Bravely Resisting Irrelevance

10 Jan

Nottoman: This is not an ottoman. It's a chest of drawers. But you probably would have believed me if I'd said it was.

The Post Office is a bit like an Ottoman. An ottoman is an item of furniture named after a formidable past empire, but much like the Ottoman Empire itself, not too many people know what it is. One suspects that mention of the Post Office might soon also be greeted with ‘What’s that?’, and if you do find yourself able to remember what a post office was, you might find yourself wondering what it ever was for.

I just got back from the post office, which means that I’m cross. They have a long history of making me angry. I mailed a CD to my brother as a birthday gift, which they left lying around in the foyer of his communal apartment block. He found only the wrapping. I tried to import The World’s Coolest Fly Zapper TM for my birthday two or three years ago, and they first notified me that it had arrived FIVE WEEKS after they received it, 10 full days after they had returned it to sender. Their resolution of my complaint is still pending. My parents made my daughter a birthday poster last year. I’m not sure what it was like when it was in one piece, because being too big for the mailbox they merely tossed it into the garden and my dog utterly shredded it.

Then today… I went in last week to get a quote in preparation for today’s visit. I supplied accurate weight and dimensions. I brought a sample to demonstrate what was needed. I got the quotation and left happy for once. So today I brought the parcel in — having received payment already from the buyer — only to be told that it is too long. After expressing my disbelief, the post-office man explained that it is absolutely impossible for the post office to mail something longer than 1 metre (my parcel is a cylinder of 1.1 m in length). He assured me that there was nothing that could be done, because they can only take parcels with length and girth ‘of a maximum of 2m combined’, which is the world’s unclearest way of saying 1×1 m.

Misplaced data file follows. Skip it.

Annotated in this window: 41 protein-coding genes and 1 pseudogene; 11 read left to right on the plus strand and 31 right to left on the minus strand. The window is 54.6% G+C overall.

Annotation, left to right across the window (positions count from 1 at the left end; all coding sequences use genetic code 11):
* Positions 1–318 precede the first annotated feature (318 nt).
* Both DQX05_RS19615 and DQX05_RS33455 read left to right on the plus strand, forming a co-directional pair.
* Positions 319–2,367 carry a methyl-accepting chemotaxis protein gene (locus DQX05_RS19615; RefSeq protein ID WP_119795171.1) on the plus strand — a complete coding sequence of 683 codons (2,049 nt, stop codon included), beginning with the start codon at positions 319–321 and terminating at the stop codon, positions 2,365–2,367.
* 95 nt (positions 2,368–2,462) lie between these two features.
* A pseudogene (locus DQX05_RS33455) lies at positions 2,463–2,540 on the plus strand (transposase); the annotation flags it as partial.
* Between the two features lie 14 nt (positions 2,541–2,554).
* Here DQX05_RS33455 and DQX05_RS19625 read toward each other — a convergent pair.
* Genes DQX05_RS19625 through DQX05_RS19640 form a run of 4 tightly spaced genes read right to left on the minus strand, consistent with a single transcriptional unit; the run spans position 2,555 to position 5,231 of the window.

Remarkably, that immediately suggested a way around the ‘nothing can be done’ issue, for which I have Pythagoras to thank (or at least the guy who invented triangles), because by putting my little cylinder at a slight diagonal, I pointed out that it would increase the width slightly, but decrease the length. Post-office man said, “I understand what you’re saying, Sir,” not understanding me, “but the parcel can only be 1 m long, and yours is 1.1 m.” So I drew him a little diagram that looked like this:

Being a visual learner, he got my point this time. So excited by my suggestion, and so eager to make their catalogue of mistakes right by providing extra-mile service, he said, “OK, but then you need to put it in a 1 m box.” Because I obviously have those at home. And he sent me away.

If my industry were facing irrelevance, I’d be putting a whole lot of time into innovation and service, so that people don’t actively go out of their way to find solutions other than me. Congratulations to the South African Post Office for standing around like a dinosaur watching a meteor shower.


2 Responses to “Bravely Resisting Irrelevance”

  1. Ingrid January 10, 2011 at 5:37 pm #

    Oh how I wish I would have been a little fly, there at the post office, to listen to you explaining the slight increase of width with the slight decrease of length… oh how I wish… 🙂

  2. Ingrid January 10, 2011 at 5:39 pm #

    …oh and I know what an ottoman is, although in French we slightly evolved the name and it is now called a ‘pouf’ (pronounced ‘poof’)

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